Mon. Jul 15th, 2024
A promising campaign that ran out of steam

When India began its round-2 FIFA World Cup qualification campaign, the mood was upbeat.

Afghanistan and Kuwait were lower ranked and the battle against Asian champions Qatar appeared to be the lone hurdle for the ‘Blue Tigers’.

With every passing match though, the task at hand only grew harder.

A goal drought and repeated stalemates meant that even victory in the final group-match against a formidable Qatar was not going to be inadequate. And when Qatar drove the final nail in the coffin on Tuesday night, India’s stuttering campaign came to a grinding halt for good, albeit in bizarre fashion.

A favourable draw

With the expansion of the FIFA World Cup in 2026 to include 48 teams, the Asian Football Confederation (AFC) has been allotted eight direct spots. All countries in Asia, including India, are vying for these coveted positions. The AFC qualifiers follow a multi-level qualification process involving all nations in Asia. A total of 45 countries from the AFC region are competing for the 2026 FIFA World Cup and the 2027 AFC Asian Cup qualifiers.

The top nine teams in the AFC are placed in Pot 1, while nations ranked between 10 and 18 are in Pot 2. Teams ranked from 19 to 27 are in Pot 3, and the bottom 18 AFC nations start in Round 1. The nine winners from Round 1 advance to Pot 4 for the Round 2 draws.

Following an impressive victory in the SAFF Cup and subsequent wins in friendlies, India climbed to the 99th position in the FIFA world rankings and the 18th in the AFC rankings, placing them in Pot 2 for the Round 2 draws. India was drawn against AFC Asian Cup champions Qatar, along with Afghanistan and Kuwait.

A legend departs

As the second-best-ranked team in their group, India entered Round 2 of the AFC Asian Qualifiers with high hopes of advancing to Round 3, bringing them closer to their dream of playing in the 2026 FIFA World Cup and the 2027 AFC Asian Cup. India started strong with a win against Kuwait, thanks to Manvir Singh’s goal in the 75th minute. However, they faced a tough 0-3 loss to Qatar at the Kalinga Stadium.

India’s campaign in the AFC Asian Cup was disappointing, finishing last in the group stages without scoring a single goal and conceding six in three games. Their qualification hopes for Round 3 were further hindered by a 0-0 draw against Afghanistan in Damac and a subsequent shocking defeat to Afghanistan in Assam, where India conceded two goals in the last 20 minutes after leading in the first half. With two games remaining, India and Afghanistan were level on points, but India held second position due to goal difference.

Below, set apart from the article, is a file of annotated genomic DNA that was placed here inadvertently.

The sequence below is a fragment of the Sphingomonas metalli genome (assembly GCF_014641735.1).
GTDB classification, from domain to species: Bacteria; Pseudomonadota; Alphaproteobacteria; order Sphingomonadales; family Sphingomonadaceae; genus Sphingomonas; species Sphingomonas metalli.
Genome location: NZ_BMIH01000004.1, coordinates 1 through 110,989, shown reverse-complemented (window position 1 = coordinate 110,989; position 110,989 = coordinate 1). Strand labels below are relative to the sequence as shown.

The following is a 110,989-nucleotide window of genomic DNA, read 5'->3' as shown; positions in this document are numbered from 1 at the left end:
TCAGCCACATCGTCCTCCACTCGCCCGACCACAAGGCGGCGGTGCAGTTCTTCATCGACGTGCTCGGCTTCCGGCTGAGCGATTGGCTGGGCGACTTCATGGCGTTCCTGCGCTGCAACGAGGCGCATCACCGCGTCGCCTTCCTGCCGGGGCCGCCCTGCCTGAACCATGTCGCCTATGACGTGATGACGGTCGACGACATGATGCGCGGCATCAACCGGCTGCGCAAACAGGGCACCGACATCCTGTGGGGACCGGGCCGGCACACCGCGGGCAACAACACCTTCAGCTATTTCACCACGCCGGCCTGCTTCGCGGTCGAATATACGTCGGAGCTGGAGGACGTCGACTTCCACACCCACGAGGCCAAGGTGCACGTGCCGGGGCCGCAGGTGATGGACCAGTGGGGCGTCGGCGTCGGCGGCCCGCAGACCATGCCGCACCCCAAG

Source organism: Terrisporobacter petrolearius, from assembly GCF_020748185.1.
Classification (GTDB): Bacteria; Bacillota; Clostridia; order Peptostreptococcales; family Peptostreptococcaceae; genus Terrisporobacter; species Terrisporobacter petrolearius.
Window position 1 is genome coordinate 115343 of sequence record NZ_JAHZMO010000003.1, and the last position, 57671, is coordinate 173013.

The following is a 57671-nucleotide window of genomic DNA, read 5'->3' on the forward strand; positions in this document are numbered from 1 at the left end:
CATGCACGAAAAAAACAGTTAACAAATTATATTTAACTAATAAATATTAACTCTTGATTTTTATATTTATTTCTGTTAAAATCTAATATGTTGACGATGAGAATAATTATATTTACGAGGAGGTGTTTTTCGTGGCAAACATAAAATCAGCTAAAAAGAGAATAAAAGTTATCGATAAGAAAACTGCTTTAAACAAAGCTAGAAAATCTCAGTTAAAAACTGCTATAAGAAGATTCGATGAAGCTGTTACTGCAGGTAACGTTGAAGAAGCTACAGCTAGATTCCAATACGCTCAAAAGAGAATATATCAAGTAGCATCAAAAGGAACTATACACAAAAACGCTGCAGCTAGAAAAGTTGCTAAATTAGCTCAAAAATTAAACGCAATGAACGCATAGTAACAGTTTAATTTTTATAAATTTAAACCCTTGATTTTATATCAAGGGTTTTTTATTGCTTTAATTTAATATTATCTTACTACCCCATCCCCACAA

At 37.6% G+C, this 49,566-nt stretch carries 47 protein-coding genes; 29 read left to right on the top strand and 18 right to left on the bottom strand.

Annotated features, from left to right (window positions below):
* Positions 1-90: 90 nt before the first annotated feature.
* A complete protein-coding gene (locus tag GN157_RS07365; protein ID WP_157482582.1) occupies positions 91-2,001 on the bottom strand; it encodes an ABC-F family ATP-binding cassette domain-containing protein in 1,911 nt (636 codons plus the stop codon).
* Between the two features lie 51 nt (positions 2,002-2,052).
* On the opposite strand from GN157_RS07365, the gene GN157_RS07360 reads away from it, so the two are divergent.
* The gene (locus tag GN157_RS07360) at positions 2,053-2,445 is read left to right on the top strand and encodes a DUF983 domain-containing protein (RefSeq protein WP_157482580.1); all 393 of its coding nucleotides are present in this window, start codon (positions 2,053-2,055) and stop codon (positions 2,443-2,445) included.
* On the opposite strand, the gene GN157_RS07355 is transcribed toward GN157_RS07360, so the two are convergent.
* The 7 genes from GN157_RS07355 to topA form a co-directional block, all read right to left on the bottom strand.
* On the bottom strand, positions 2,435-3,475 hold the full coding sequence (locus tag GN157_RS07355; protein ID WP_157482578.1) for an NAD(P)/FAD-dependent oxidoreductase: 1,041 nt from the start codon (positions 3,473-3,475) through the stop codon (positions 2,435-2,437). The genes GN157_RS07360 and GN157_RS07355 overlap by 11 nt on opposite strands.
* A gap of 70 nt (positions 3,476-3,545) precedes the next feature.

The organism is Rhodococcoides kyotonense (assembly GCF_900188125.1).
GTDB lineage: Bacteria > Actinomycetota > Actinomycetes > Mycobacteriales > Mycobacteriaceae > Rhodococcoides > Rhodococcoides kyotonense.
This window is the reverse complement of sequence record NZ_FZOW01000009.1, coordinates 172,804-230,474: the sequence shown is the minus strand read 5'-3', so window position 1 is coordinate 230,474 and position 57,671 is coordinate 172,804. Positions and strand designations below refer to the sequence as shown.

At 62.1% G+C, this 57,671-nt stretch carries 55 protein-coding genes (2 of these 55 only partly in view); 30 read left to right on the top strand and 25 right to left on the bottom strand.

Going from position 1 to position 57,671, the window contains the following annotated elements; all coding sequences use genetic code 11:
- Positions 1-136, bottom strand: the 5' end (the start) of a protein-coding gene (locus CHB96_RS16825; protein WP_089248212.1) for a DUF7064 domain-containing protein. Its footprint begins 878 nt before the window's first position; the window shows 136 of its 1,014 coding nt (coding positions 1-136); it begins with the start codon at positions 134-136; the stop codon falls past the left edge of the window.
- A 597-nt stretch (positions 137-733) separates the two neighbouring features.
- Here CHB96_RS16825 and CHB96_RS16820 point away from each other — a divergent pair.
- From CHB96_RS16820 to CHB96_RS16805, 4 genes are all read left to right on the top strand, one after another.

With two games left against Kuwait and Qatar, Indian captain Sunil Chhetri announced his retirement following the match against Kuwait, taking everyone by surprise. India failed to give their ‘Captain, Leader, Legend’ a fitting farewell as the match ended in a 0-0 draw at VYBK, Kolkata. India remains in second place with five points and a goal difference of -3, while Afghanistan, with a goal difference of -10, are in third place.

In an exclusive conversation with The Bridge, Eric Benny, former Indian coach, praised Chhetri before his final match, “You have given us countless moments of joy, pride and excitement. Your leadership, both on and off the field, has shaped the future of the sport in the country. While we miss seeing you in action, we celebrate your remarkable career and the legacy you left behind.”

A goal-drought

India’s performance in the qualifiers drew significant attention, particularly for its struggle to score goals. Despite spirited efforts and tactical shifts, the team faced a notable challenge in finding the back of the net.

The Blue Tigers failed to score in the AFC Asian Cup and managed only two goals in the Round 2 Qualifiers, fewer than all other teams in their group. Head coach Igor Štimac’s approach and decisions have come under scrutiny. While his emphasis on solid defense provided a foundation, critics argue that there was a lack of a clear attacking game plan, making Indian attacks easier for opponents to defend.

Looking Ahead

Chhetri’s impact on Indian football has been immense, and finding a suitable replacement is crucial for the national team’s future. Igor Štimac now faces the challenge of addressing the goal-scoring drought.

Potential candidates to fill Chhetri’s shoes include Manvir Singh, Lallianzuala Chhangte, and Vikram Partap Singh. Manvir Singh, a forward for Mohun Bagan SG, has scored six goals and provided ten assists in the ISL. Lallianzuala Chhangte, a standout for Mumbai City FC, has scored eleven goals for the Islanders. Vikram Partap Singh, a promising 22-year-old, has shown potential with eight goals and four assists. Rahim Ali of Chennaiyin FC also shows promise as a center forward.

Finding a replacement for Chhetri is just one of India’s problems. With Igor Stimac drawing criticism for now delivering the desired results, the All India Football Federation (AIFF) now has a decision to make on the coaching front. Thereafter, the task of rebuilding will commence and the road to redemption is not in any way going to be easy.

If you like this article, please share it with your near and dear ones


error: Content is protected !!